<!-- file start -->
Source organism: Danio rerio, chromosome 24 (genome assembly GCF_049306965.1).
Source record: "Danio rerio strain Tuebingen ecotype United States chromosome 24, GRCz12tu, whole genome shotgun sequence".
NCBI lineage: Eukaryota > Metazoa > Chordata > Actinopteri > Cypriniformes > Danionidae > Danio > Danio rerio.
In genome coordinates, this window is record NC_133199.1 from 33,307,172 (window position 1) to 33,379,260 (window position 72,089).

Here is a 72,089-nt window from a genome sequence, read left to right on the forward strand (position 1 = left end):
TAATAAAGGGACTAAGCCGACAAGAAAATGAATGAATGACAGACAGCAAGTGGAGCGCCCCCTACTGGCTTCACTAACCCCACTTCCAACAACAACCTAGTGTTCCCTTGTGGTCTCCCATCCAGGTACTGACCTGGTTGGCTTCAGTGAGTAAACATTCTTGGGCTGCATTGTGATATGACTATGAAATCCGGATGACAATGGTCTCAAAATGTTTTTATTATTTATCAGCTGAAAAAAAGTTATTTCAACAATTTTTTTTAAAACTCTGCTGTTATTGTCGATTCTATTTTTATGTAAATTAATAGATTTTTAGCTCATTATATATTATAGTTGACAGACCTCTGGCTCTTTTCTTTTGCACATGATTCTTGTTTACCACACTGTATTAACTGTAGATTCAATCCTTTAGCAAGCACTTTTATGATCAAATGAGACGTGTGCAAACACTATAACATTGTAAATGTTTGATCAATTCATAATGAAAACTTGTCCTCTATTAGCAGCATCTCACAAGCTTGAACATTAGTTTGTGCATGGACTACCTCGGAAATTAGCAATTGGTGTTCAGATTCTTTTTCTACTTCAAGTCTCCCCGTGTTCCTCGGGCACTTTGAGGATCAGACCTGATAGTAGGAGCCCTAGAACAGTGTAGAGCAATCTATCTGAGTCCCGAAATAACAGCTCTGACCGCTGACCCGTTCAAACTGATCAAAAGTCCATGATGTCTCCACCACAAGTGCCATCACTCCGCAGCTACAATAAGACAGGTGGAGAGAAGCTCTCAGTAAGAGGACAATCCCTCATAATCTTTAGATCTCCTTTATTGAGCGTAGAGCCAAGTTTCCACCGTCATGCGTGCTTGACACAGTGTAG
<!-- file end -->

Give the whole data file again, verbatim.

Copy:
Source organism: Danio rerio, chromosome 24 (genome assembly GCF_049306965.1).
Source record: "Danio rerio strain Tuebingen ecotype United States chromosome 24, GRCz12tu, whole genome shotgun sequence".
NCBI lineage: Eukaryota > Metazoa > Chordata > Actinopteri > Cypriniformes > Danionidae > Danio > Danio rerio.
In genome coordinates, this window is record NC_133199.1 from 33,307,172 (window position 1) to 33,379,260 (window position 72,089).

Here is a 72,089-nt window from a genome sequence, read left to right on the forward strand (position 1 = left end):
TAATAAAGGGACTAAGCCGACAAGAAAATGAATGAATGACAGACAGCAAGTGGAGCGCCCCCTACTGGCTTCACTAACCCCACTTCCAACAACAACCTAGTGTTCCCTTGTGGTCTCCCATCCAGGTACTGACCTGGTTGGCTTCAGTGAGTAAACATTCTTGGGCTGCATTGTGATATGACTATGAAATCCGGATGACAATGGTCTCAAAATGTTTTTATTATTTATCAGCTGAAAAAAAGTTATTTCAACAATTTTTTTTAAAACTCTGCTGTTATTGTCGATTCTATTTTTATGTAAATTAATAGATTTTTAGCTCATTATATATTATAGTTGACAGACCTCTGGCTCTTTTCTTTTGCACATGATTCTTGTTTACCACACTGTATTAACTGTAGATTCAATCCTTTAGCAAGCACTTTTATGATCAAATGAGACGTGTGCAAACACTATAACATTGTAAATGTTTGATCAATTCATAATGAAAACTTGTCCTCTATTAGCAGCATCTCACAAGCTTGAACATTAGTTTGTGCATGGACTACCTCGGAAATTAGCAATTGGTGTTCAGATTCTTTTTCTACTTCAAGTCTCCCCGTGTTCCTCGGGCACTTTGAGGATCAGACCTGATAGTAGGAGCCCTAGAACAGTGTAGAGCAATCTATCTGAGTCCCGAAATAACAGCTCTGACCGCTGACCCGTTCAAACTGATCAAAAGTCCATGATGTCTCCACCACAAGTGCCATCACTCCGCAGCTACAATAAGACAGGTGGAGAGAAGCTCTCAGTAAGAGGACAATCCCTCATAATCTTTAGATCTCCTTTATTGAGCGTAGAGCCAAGTTTCCACCGTCATGCGTGCTTGACACAGTGTAG